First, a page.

No protection for persecuted Uyghurs in Asia - now China must reveal information about the situation of deported people!
China urges neighbors to extradite Uyghur refugees
The Society for Threatened Peoples (STP) has accused neighboring countries of China of systematically not providing protection for Uyghur refugees from the People's Republic. At least 18 Uyghur refugees have been extradited to China from Pakistan, Thailand, Malaysia and Kazakhstan since the end of May - although they are in mortal danger there. Just recently - on 18th of August - Malaysia turned over eleven Uyghurs to the Chinese authorities, although members of this Muslim ethnic group are increasingly persecuted in their settlement area of Eastern Turkestan (Xinjiang), located in the northwest of the People's Republic. More and more Uyghurs are trying to escape to neighboring countries, while the borders are being increasingly secured.
"We are in great concern about the fate of the deported refugees," said the STP's expert on questions regarding Asia, Ulrich Delius, in Göttingen on Friday. "In China they are facing years of detention, torture and death sentences. China is now obliged to provide information on the refugee's whereabouts and to set them free without any delay."
The STP accuses China's neighboring countries of violating the Geneva Convention by refusing shelter for the Uyghurs. An incident of December 2009 shows how irresponsible it is to follow the Chinese requests for extradition: 20 Uyghurs were deported from Cambodia although their official refugee status was confirmed by the High Commissioner for Refugees (UNHCR). Until today, Beijing refuses to disclose any information about their whereabouts.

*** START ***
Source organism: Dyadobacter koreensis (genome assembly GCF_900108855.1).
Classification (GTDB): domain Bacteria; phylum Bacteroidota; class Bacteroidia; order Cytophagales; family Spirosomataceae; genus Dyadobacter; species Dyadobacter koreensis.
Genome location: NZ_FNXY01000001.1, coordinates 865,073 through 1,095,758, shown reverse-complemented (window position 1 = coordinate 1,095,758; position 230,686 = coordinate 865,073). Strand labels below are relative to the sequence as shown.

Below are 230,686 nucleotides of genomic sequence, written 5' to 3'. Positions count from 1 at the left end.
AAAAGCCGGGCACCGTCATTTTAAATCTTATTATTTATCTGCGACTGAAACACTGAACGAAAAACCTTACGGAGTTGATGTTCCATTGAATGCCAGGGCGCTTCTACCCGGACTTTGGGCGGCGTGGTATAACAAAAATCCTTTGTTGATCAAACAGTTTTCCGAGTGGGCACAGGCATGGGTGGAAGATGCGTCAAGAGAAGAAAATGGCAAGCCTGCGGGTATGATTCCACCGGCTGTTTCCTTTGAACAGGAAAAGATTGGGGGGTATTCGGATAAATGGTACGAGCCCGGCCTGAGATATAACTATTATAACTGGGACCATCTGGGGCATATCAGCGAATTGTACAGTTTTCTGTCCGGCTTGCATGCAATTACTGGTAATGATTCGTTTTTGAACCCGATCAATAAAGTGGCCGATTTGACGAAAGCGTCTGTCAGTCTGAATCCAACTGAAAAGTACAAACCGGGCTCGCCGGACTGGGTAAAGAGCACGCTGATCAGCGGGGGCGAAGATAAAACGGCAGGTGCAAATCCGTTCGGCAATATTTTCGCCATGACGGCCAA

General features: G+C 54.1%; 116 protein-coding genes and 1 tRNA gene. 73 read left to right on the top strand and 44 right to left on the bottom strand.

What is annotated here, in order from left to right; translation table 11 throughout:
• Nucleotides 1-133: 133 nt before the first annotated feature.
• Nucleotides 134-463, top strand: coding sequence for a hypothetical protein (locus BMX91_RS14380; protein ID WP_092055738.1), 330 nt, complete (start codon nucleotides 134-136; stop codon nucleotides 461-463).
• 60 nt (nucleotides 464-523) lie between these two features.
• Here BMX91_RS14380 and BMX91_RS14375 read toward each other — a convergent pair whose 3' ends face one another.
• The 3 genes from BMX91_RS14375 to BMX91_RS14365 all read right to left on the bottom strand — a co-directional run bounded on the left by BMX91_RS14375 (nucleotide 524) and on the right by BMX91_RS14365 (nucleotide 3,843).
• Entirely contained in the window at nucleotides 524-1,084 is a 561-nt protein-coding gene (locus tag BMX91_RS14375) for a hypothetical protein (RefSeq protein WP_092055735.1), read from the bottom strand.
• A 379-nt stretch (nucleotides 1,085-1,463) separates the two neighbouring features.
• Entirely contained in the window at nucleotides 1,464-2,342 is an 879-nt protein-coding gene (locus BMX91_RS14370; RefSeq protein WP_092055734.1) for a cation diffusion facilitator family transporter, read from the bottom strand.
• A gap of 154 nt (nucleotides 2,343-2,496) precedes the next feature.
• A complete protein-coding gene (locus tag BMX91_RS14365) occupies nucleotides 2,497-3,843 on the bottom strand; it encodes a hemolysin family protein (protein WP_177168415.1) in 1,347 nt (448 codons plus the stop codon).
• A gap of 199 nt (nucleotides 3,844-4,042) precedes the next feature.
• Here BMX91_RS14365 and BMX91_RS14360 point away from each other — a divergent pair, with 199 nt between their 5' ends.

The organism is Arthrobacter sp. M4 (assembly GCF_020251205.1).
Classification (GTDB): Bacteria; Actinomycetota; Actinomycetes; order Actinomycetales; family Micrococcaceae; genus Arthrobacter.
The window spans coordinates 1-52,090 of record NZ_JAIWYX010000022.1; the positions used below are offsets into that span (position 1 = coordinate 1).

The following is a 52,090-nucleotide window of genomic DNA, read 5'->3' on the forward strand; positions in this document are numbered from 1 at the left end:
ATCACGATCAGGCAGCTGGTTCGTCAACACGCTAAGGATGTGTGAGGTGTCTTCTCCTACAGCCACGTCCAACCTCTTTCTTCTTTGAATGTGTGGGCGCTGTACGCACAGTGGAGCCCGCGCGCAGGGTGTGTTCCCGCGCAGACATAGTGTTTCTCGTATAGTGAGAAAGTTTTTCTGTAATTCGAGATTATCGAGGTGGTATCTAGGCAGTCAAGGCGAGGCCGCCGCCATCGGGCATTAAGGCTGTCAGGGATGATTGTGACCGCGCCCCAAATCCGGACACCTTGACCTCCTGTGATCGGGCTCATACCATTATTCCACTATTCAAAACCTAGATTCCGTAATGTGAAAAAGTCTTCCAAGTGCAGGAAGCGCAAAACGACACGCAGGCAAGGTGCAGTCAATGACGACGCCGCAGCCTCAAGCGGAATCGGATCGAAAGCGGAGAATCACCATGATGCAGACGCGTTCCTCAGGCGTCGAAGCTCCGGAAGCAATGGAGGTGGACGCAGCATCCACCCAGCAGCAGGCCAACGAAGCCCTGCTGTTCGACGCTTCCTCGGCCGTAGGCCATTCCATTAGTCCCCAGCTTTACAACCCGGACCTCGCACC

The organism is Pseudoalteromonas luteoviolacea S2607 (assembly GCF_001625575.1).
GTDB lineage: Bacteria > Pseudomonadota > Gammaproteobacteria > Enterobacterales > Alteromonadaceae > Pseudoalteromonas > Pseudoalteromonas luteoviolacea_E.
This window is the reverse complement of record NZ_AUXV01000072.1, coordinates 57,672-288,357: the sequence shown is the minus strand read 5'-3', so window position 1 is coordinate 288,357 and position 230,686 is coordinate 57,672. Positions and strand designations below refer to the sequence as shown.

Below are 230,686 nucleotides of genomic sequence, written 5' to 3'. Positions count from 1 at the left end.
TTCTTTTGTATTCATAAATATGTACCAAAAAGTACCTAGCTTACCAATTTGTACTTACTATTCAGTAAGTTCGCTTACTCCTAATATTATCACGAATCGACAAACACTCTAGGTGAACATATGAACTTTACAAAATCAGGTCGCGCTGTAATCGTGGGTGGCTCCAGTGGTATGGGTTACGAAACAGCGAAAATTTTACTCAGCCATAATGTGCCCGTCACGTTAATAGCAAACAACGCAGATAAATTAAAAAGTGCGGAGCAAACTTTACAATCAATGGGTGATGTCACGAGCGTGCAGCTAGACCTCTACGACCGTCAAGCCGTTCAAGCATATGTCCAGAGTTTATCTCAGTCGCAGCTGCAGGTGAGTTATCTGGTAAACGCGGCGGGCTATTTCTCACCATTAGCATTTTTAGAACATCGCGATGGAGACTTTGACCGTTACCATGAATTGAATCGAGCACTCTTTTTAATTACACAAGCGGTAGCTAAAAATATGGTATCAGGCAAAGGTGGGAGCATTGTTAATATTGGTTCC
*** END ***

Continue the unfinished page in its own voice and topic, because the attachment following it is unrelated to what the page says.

"China's authorities deliberately track down Uyghurs in neighboring states and accuse all refugees of being "terrorists" to hasten their extradition," said Delius. The eleven Uyghurs who were deported from Malaysia a few days ago, were arrested in Kuala Lumpur and Johor Baru on 6th of August 2011. China had accused them of "supporting terrorists" and Malaysia had blamed them of helping people to escape from the People's Republic. "This argument can be used to falsely accuse many Uyghurs of 'human trafficking'. The UNHCR was even denied access to these refugees."
On 8th of August 2011, Pakistan deported five Uyghurs (including two children and one woman) to Thailand, based on charges of "terrorism". Thailand extradited the Uyghur Nur Muhammad on 6th of August 2011. The teacher Ershidin Israil was handed over to China by the authorities of Kazakhstan beginning of May 2011. Since 2009, Uyghur refugees were also extradited to China from Burma, Vietnam, Laos, Kyrgyzstan and Uzbekistan.